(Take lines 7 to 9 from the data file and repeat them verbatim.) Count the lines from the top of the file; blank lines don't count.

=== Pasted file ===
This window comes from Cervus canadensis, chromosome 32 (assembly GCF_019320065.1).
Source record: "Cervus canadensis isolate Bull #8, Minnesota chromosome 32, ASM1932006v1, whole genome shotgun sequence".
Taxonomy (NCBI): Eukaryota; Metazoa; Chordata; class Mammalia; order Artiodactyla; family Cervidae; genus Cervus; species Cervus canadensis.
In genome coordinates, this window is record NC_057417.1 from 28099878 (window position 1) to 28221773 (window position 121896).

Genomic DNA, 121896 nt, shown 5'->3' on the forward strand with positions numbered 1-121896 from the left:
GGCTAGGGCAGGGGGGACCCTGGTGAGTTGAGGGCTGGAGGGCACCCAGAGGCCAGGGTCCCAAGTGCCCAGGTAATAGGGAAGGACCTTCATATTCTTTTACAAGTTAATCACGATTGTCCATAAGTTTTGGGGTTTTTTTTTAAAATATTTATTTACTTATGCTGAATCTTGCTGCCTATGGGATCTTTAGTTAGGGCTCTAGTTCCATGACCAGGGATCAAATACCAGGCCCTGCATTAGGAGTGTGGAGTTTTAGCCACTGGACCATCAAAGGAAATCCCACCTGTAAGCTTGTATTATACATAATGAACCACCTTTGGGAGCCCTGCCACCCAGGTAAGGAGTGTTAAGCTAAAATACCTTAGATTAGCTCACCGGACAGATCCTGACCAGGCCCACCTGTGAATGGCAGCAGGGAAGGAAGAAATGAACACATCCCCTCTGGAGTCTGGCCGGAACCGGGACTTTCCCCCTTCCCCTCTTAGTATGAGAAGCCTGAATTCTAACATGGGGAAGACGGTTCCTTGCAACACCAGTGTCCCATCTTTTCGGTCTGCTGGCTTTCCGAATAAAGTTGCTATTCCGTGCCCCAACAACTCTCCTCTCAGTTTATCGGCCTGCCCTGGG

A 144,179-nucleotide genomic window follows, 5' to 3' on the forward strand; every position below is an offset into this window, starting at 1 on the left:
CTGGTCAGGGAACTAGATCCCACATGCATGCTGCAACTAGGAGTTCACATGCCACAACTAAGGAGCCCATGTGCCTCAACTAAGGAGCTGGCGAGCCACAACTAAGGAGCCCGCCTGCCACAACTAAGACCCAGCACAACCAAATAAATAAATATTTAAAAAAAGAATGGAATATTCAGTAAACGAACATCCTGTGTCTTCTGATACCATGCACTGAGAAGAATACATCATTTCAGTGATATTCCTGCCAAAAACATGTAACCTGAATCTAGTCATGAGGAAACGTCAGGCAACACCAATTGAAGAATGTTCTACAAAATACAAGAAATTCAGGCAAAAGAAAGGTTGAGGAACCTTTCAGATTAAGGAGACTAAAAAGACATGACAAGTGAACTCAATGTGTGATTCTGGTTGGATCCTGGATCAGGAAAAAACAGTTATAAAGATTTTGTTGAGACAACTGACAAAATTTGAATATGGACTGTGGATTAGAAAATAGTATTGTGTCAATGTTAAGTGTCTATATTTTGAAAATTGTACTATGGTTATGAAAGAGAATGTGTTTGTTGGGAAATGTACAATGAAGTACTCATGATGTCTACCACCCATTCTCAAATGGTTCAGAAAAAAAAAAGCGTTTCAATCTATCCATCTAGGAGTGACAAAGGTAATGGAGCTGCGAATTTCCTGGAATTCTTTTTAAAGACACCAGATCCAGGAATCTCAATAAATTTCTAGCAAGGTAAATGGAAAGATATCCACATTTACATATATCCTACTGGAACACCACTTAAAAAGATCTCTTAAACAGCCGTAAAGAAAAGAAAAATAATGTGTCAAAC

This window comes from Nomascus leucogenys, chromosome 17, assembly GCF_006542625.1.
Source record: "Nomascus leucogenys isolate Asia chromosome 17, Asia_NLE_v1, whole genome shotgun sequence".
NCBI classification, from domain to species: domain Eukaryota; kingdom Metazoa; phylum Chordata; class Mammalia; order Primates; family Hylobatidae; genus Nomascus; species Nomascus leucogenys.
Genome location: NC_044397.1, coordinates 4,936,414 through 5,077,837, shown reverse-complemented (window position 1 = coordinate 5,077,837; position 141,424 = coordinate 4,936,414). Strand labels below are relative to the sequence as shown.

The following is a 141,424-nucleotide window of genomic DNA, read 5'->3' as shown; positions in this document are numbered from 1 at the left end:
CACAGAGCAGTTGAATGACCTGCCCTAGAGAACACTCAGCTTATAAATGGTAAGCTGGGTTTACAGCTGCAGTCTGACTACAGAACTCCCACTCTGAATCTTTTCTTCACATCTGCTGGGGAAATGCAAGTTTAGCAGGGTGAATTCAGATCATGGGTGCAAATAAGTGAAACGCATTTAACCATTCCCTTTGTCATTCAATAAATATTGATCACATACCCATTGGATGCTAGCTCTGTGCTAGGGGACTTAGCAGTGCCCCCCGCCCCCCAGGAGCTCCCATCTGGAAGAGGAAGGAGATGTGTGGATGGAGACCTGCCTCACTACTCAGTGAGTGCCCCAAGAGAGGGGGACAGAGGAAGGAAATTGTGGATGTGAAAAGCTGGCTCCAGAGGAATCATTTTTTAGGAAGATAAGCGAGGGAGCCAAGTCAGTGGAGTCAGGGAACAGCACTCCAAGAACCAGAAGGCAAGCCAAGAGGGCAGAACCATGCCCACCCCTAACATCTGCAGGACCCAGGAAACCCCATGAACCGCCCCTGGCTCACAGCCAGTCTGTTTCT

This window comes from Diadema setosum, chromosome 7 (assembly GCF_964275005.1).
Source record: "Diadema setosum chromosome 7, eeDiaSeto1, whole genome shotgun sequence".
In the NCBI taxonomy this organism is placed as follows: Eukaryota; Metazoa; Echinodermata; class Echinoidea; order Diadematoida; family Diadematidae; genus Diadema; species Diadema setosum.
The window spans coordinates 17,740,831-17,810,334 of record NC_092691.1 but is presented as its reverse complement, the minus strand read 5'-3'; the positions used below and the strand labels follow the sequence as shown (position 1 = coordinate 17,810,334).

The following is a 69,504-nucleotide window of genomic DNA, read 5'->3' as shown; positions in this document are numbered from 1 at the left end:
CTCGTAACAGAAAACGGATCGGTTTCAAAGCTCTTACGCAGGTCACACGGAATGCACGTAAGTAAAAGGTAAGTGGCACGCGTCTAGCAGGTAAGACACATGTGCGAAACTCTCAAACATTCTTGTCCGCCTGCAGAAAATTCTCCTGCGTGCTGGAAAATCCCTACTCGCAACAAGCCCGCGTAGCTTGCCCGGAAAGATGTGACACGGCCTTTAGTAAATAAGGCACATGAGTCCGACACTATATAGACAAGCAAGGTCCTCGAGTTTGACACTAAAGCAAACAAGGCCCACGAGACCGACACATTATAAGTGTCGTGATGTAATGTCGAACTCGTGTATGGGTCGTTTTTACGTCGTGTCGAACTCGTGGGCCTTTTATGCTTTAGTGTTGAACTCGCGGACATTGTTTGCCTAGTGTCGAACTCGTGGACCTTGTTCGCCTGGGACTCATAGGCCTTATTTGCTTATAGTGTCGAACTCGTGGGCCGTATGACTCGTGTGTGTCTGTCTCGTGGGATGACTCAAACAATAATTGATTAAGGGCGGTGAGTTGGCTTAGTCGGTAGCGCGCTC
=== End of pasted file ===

A 144,179-nucleotide genomic window follows, 5' to 3' on the forward strand; every position below is an offset into this window, starting at 1 on the left:
CTGGTCAGGGAACTAGATCCCACATGCATGCTGCAACTAGGAGTTCACATGCCACAACTAAGGAGCCCATGTGCCTCAACTAAGGAGCTGGCGAGCCACAACTAAGGAGCCCGCCTGCCACAACTAAGACCCAGCACAACCAAATAAATAAATATTTAAAAAAAGAATGGAATATTCAGTAAACGAACATCCTGTGTCTTCTGATACCATGCACTGAGAAGAATACATCATTTCAGTGATATTCCTGCCAAAAACATGTAACCTGAATCTAGTCATGAGGAAACGTCAGGCAACACCAATTGAAGAATGTTCTACAAAATACAAGAAATTCAGGCAAAAGAAAGGTTGAGGAACCTTTCAGATTAAGGAGACTAAAAAGACATGACAAGTGAACTCAATGTGTGATTCTGGTTGGATCCTGGATCAGGAAAAAACAGTTATAAAGATTTTGTTGAGACAACTGACAAAATTTGAATATGGACTGTGGATTAGAAAATAGTATTGTGTCAATGTTAAGTGTCTATATTTTGAAAATTGTACTATGGTTATGAAAGAGAATGTGTTTGTTGGGAAATGTACAATGAAGTACTCATGATGTCTACCACCCATTCTCAAATGGTTCAGAAAAAAAAAAGCGTTTCAATCTATCCATCTAGGAGTGACAAAGGTAATGGAGCTGCGAATTTCCTGGAATTCTTTTTAAAGACACCAGATCCAGGAATCTCAATAAATTTCTAGCAAGGTAAATGGAAAGATATCCACATTTACATATATCCTACTGGAACACCACTTAAAAAGATCTCTTAAACAGCCGTAAAGAAAAGAAAAATAATGTGTCAAAC

This window comes from Nomascus leucogenys, chromosome 17, assembly GCF_006542625.1.